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Recent Exoneration of Joshua Horner, Wrongfully Convicted of Sex Abuse, Spotlights Widespread Problem of False Allegations

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Contact: Rebecca Stewart


Recent Exoneration of Joshua Horner, Wrongfully Convicted of Sex Abuse, Spotlights Widespread Problem of False Allegations

WASHINGTON / September 12, 2018 – This past Monday, Deschutes County Judge Michael Adler overturned a 50-year sentence against Joshua Horner of Redmond, Oregon. Horner had been convicted on April 12, 2017 of sexual abuse of a minor. In the trial, the complainant testified that Horner shot and killed her dog as a warning that she not bring her sexual molestation claim to the police.

With the assistance of the Oregon Innocence Project, the dog was recently found alive and well in another city, casting significant doubt on the truthfulness of the accuser. It was the first exoneration for the Oregon Innocence Project, launched in 2014 to exonerate the wrongfully convicted and promote legal reforms.

Horner’s exoneration highlights the problem of false allegations in criminal cases. According to the National Registry of Exonerations, false allegations/perjury are the most common contributing factors for wrongful convictions, representing 57% of all exonerations. False allegations/perjury are especially common in child sex abuse cases (85% of exonerations) and homicide cases (69% of exonerations).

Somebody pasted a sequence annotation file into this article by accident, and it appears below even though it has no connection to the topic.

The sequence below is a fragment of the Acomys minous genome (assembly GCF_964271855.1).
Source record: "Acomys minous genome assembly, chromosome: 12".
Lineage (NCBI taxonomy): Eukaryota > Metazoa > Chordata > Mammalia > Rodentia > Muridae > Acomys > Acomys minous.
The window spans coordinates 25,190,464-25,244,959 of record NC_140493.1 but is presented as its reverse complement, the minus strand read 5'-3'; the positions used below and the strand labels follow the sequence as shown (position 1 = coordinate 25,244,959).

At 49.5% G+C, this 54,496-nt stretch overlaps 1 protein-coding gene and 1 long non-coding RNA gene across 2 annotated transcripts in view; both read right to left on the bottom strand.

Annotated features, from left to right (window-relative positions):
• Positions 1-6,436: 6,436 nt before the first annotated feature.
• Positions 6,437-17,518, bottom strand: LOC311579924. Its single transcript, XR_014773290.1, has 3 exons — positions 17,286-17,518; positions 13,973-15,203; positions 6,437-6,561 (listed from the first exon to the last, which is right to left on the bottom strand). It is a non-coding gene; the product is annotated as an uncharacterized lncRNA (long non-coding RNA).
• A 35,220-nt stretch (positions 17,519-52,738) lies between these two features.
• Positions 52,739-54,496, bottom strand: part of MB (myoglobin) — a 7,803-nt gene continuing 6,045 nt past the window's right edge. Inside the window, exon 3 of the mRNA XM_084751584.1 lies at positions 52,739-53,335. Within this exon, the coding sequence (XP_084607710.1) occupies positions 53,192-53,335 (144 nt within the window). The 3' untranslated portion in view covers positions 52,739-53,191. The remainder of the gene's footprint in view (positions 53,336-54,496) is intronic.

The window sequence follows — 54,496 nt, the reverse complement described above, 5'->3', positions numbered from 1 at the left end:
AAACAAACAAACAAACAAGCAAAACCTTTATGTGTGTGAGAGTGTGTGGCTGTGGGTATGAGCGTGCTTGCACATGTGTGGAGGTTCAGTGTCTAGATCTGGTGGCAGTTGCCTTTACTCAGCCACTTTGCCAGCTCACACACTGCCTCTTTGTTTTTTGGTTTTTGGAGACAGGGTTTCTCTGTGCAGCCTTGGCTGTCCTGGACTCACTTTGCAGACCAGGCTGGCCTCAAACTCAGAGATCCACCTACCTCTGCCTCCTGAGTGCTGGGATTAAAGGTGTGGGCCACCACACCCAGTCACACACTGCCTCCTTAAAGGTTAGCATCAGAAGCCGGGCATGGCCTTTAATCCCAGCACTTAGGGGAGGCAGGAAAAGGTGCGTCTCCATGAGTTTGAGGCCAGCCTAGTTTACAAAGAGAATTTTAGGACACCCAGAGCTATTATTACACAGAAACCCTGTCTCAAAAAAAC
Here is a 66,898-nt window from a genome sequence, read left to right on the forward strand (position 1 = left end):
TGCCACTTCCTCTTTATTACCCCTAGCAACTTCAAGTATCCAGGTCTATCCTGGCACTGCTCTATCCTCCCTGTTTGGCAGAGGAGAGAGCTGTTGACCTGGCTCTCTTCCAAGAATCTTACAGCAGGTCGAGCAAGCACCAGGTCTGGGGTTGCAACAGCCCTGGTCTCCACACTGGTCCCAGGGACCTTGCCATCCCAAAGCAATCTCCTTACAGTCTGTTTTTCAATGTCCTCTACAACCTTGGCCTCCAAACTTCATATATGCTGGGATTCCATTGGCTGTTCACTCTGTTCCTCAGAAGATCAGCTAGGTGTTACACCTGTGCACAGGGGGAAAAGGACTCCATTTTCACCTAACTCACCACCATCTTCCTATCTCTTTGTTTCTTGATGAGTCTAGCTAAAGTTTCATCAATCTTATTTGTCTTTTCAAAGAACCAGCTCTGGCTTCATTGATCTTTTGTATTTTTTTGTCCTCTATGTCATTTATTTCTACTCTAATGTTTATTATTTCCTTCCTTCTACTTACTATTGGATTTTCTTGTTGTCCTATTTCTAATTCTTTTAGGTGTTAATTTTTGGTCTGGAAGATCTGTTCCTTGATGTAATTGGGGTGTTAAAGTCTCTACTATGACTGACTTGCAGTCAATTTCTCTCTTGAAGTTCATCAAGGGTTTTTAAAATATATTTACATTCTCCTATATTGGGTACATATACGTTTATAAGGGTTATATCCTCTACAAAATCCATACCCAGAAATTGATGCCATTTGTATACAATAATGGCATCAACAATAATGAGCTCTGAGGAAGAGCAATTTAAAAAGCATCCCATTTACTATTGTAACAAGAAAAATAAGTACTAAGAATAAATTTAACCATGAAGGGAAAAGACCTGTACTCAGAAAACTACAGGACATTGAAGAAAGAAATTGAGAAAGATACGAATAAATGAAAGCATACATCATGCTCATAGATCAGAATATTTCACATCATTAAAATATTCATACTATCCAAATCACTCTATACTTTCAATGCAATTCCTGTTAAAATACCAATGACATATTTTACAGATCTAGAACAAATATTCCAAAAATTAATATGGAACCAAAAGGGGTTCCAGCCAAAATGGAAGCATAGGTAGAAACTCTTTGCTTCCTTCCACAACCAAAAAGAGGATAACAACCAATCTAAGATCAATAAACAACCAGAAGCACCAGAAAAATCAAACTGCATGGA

Nearly one in 10 persons – 9.7% — of respondents to a national survey said they had been falsely accused of sexual assault, domestic violence, or child abuse. Three-quarters of persons claiming to be falsely accused were male.

On college campuses, false allegations of sexual misconduct are believed to be commonplace. In over 100 lawsuits against universities, judges have sided with the accused student. At one university, the training materials openly justify false allegations of sexual assault, claiming that verified “lies” of accusers “should be considered a side effect of an assault.”

False allegations are not a victimless crime. Nikki Yovino, 18, was recently convicted and sentenced to one year in jail for false reporting of an alleged campus rape in Connecticut. At the sentencing hearing, Malik St. Hilaire, victim of her false accusation, explained, “I went from being a college student, to sitting at home being expelled with no way to clear my name.”

September is False Allegations Awareness Month.


Stop Abusive and Violent Environments works to end sexual assault and domestic violence.